The answers are yes, no and yes.

Yes, I might ask questions about the President.

Yes, I might ask questions about the days' headlines and the controversies surrounding our President.

Why would I do that if it has nothing to do with the claims my client is making in this malpractice case?

It may have a connection.

For example, if our case has an issue of a doctor refusing to do a surgical procedure because his insurance company refused to pay for it, I may need to ask about Obamacare and whether that has ever affected these jurors.

I may need to ask if anyone will be affected if President Trump passes his version of healthcare and how they feel about it.

That may provide me an insight into their thinking on an issue I know will arise in our case.

If the issues in our case have nothing to do with Trump's policies or controversies, it's unlikely my bringing up those topics will help me learn who these jurors are.

Want to know why?

It's because everyone has an opinion about the President.

Good, bad or ugly.

Everyone's got an opinion.

Everyone's got an opinion about politics.

Just ask someone how they feel about some controversy today.

Everyone has an opinion.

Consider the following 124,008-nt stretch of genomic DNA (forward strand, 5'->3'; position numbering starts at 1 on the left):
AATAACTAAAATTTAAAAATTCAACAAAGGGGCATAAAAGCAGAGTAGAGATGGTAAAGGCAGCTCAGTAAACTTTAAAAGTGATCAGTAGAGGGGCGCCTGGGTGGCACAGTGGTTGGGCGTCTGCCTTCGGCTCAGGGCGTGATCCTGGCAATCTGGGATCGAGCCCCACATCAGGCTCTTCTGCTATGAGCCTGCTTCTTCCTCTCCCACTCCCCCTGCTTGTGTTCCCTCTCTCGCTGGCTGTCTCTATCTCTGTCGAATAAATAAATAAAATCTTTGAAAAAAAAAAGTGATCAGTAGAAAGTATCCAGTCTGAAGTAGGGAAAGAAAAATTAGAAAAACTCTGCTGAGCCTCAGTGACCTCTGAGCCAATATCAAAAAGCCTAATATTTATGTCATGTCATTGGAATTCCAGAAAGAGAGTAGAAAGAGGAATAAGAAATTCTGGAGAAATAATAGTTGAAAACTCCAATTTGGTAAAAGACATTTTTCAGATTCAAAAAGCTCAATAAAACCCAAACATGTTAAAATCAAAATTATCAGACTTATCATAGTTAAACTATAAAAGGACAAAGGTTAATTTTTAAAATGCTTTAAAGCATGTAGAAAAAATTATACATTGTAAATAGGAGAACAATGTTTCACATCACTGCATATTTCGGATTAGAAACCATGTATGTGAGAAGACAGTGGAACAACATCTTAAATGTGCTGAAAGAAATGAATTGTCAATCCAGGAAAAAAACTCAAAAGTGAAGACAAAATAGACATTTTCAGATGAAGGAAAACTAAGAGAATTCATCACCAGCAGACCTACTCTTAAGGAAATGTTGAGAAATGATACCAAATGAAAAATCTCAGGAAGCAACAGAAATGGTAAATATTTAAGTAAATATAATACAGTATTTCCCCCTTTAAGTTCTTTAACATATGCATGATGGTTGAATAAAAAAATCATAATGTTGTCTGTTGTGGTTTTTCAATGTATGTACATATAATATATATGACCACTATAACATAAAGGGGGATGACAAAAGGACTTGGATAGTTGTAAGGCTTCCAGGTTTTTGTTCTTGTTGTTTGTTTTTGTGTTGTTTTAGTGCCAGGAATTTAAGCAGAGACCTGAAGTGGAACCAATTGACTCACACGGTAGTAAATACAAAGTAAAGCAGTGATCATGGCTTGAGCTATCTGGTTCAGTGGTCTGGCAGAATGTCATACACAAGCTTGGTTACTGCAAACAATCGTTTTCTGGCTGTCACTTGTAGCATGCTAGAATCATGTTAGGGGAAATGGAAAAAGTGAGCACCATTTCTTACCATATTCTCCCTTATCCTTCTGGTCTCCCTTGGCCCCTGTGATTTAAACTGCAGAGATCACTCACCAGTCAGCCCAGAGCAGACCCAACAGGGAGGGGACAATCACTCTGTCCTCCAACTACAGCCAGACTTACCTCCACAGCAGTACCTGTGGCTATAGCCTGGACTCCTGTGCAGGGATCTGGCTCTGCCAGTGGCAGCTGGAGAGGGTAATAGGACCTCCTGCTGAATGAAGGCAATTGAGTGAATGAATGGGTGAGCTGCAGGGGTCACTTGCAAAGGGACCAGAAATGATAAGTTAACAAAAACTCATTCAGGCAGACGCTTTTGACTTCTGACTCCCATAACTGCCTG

It doesn't matter really what that opinion is if it has no effect on the issues in our case.

If the only real issue in our case is whether your doctor violated the basic standards of medical care and this issue rests only on which medical expert the jury believes, then talking about Trump and politics will likely not yield helpful information to allow me to decide which juror is right for this case.

You also need to know that in NY, jury selection does not involve me walking into a room, talking to jurors for a few minutes and then picking those jurors whom I like.

It doesn't work that way.

To learn the behind-the-scenes details of how jury selection REALLY works, I invite you to read this great article.

To learn more about what happens in jury selection, I invite you to watch the quick video below...

 


Gerry Oginski
NY Medical Malpractice & Personal Injury Trial Lawyer